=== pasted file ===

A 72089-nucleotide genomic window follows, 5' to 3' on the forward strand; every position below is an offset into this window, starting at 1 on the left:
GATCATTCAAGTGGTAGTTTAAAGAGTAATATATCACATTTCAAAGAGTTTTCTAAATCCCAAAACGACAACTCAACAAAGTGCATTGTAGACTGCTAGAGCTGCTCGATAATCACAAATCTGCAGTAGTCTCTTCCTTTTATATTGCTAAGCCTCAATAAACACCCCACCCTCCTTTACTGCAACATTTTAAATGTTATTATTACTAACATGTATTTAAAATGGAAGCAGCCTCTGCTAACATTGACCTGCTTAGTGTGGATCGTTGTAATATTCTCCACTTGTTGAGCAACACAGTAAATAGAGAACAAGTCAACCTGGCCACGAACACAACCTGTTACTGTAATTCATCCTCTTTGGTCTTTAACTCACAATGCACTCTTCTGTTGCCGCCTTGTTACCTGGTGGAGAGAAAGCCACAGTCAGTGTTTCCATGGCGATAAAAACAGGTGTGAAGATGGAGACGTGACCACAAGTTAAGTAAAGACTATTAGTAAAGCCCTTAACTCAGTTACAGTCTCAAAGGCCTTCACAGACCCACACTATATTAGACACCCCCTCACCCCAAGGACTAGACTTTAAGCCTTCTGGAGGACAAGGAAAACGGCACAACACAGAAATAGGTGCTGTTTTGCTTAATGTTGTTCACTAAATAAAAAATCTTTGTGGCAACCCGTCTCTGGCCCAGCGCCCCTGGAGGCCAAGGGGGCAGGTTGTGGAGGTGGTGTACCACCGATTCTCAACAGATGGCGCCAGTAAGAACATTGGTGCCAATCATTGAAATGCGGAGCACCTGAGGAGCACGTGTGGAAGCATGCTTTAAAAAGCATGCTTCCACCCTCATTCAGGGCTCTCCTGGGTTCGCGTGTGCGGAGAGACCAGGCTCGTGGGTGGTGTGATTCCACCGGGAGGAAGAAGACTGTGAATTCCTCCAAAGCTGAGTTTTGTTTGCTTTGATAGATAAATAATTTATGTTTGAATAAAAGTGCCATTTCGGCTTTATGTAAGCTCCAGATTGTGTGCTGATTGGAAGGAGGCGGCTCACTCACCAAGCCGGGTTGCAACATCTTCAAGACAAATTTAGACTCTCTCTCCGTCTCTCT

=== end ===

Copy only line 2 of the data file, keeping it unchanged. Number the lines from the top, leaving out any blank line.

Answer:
GATCATTCAAGTGGTAGTTTAAAGAGTAATATATCACATTTCAAAGAGTTTTCTAAATCCCAAAACGACAACTCAACAAAGTGCATTGTAGACTGCTAGAGCTGCTCGATAATCACAAATCTGCAGTAGTCTCTTCCTTTTATATTGCTAAGCCTCAATAAACACCCCACCCTCCTTTACTGCAACATTTTAAATGTTATTATTACTAACATGTATTTAAAATGGAAGCAGCCTCTGCTAACATTGACCTGCTTAGTGTGGATCGTTGTAATATTCTCCACTTGTTGAGCAACACAGTAAATAGAGAACAAGTCAACCTGGCCACGAACACAACCTGTTACTGTAATTCATCCTCTTTGGTCTTTAACTCACAATGCACTCTTCTGTTGCCGCCTTGTTACCTGGTGGAGAGAAAGCCACAGTCAGTGTTTCCATGGCGATAAAAACAGGTGTGAAGATGGAGACGTGACCACAAGTTAAGTAAAGACTATTAGTAAAGCCCTTAACTCAGTTACAGTCTCAAAGGCCTTCACAGACCCACACTATATTAGACACCCCCTCACCCCAAGGACTAGACTTTAAGCCTTCTGGAGGACAAGGAAAACGGCACAACACAGAAATAGGTGCTGTTTTGCTTAATGTTGTTCACTAAATAAAAAATCTTTGTGGCAACCCGTCTCTGGCCCAGCGCCCCTGGAGGCCAAGGGGGCAGGTTGTGGAGGTGGTGTACCACCGATTCTCAACAGATGGCGCCAGTAAGAACATTGGTGCCAATCATTGAAATGCGGAGCACCTGAGGAGCACGTGTGGAAGCATGCTTTAAAAAGCATGCTTCCACCCTCATTCAGGGCTCTCCTGGGTTCGCGTGTGCGGAGAGACCAGGCTCGTGGGTGGTGTGATTCCACCGGGAGGAAGAAGACTGTGAATTCCTCCAAAGCTGAGTTTTGTTTGCTTTGATAGATAAATAATTTATGTTTGAATAAAAGTGCCATTTCGGCTTTATGTAAGCTCCAGATTGTGTGCTGATTGGAAGGAGGCGGCTCACTCACCAAGCCGGGTTGCAACATCTTCAAGACAAATTTAGACTCTCTCTCCGTCTCTCT